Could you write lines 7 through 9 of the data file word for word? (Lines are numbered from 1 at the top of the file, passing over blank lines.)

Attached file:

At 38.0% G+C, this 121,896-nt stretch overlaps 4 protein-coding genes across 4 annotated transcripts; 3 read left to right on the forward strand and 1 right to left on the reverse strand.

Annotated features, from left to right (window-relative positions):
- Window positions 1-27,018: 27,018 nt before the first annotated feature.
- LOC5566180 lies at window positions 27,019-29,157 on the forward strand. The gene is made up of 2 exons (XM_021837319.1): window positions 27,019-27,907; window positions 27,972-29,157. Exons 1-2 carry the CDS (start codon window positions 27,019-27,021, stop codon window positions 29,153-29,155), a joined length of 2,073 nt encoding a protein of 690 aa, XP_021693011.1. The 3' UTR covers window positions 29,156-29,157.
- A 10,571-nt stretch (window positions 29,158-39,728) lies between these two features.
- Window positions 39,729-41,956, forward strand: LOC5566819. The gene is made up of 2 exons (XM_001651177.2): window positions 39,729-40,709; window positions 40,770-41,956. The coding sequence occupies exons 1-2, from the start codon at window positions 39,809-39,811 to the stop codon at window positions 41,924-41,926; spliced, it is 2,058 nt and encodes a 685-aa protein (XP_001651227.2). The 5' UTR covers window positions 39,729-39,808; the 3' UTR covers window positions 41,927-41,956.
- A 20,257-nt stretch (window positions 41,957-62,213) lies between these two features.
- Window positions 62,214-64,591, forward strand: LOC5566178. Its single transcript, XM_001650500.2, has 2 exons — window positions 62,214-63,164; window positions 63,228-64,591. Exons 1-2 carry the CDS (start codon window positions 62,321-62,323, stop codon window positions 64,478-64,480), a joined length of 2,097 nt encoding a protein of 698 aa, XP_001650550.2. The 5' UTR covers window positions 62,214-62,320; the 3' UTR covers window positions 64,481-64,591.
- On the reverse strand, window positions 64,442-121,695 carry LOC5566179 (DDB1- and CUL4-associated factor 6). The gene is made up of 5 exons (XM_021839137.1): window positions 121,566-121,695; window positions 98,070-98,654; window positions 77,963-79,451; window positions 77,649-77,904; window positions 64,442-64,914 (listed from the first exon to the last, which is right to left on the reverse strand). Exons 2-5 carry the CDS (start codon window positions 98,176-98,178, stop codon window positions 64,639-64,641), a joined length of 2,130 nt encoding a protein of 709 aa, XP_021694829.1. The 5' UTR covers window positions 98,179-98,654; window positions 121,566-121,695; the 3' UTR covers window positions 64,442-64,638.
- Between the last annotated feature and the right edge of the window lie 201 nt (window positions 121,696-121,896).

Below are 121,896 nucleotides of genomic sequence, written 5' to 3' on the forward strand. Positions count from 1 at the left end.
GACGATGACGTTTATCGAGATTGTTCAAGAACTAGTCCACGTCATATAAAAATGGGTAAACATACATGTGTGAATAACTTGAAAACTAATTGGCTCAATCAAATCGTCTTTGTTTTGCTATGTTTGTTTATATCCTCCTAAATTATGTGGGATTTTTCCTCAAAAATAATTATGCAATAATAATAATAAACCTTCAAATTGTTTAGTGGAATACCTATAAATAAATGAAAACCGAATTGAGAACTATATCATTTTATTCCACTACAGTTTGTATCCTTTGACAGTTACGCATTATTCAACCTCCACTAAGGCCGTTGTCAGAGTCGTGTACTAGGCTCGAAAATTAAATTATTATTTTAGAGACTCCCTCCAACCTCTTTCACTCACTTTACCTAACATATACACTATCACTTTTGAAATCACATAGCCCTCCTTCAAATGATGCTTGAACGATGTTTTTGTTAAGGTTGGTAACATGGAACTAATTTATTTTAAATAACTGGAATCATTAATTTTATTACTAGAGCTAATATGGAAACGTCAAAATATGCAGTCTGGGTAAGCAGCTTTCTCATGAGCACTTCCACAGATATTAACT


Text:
- A 20,257-nt stretch (window positions 41,957-62,213) lies between these two features.
- Window positions 62,214-64,591, forward strand: LOC5566178. Its single transcript, XM_001650500.2, has 2 exons — window positions 62,214-63,164; window positions 63,228-64,591. Exons 1-2 carry the CDS (start codon window positions 62,321-62,323, stop codon window positions 64,478-64,480), a joined length of 2,097 nt encoding a protein of 698 aa, XP_001650550.2. The 5' UTR covers window positions 62,214-62,320; the 3' UTR covers window positions 64,481-64,591.
- On the reverse strand, window positions 64,442-121,695 carry LOC5566179 (DDB1- and CUL4-associated factor 6). The gene is made up of 5 exons (XM_021839137.1): window positions 121,566-121,695; window positions 98,070-98,654; window positions 77,963-79,451; window positions 77,649-77,904; window positions 64,442-64,914 (listed from the first exon to the last, which is right to left on the reverse strand). Exons 2-5 carry the CDS (start codon window positions 98,176-98,178, stop codon window positions 64,639-64,641), a joined length of 2,130 nt encoding a protein of 709 aa, XP_021694829.1. The 5' UTR covers window positions 98,179-98,654; window positions 121,566-121,695; the 3' UTR covers window positions 64,442-64,638.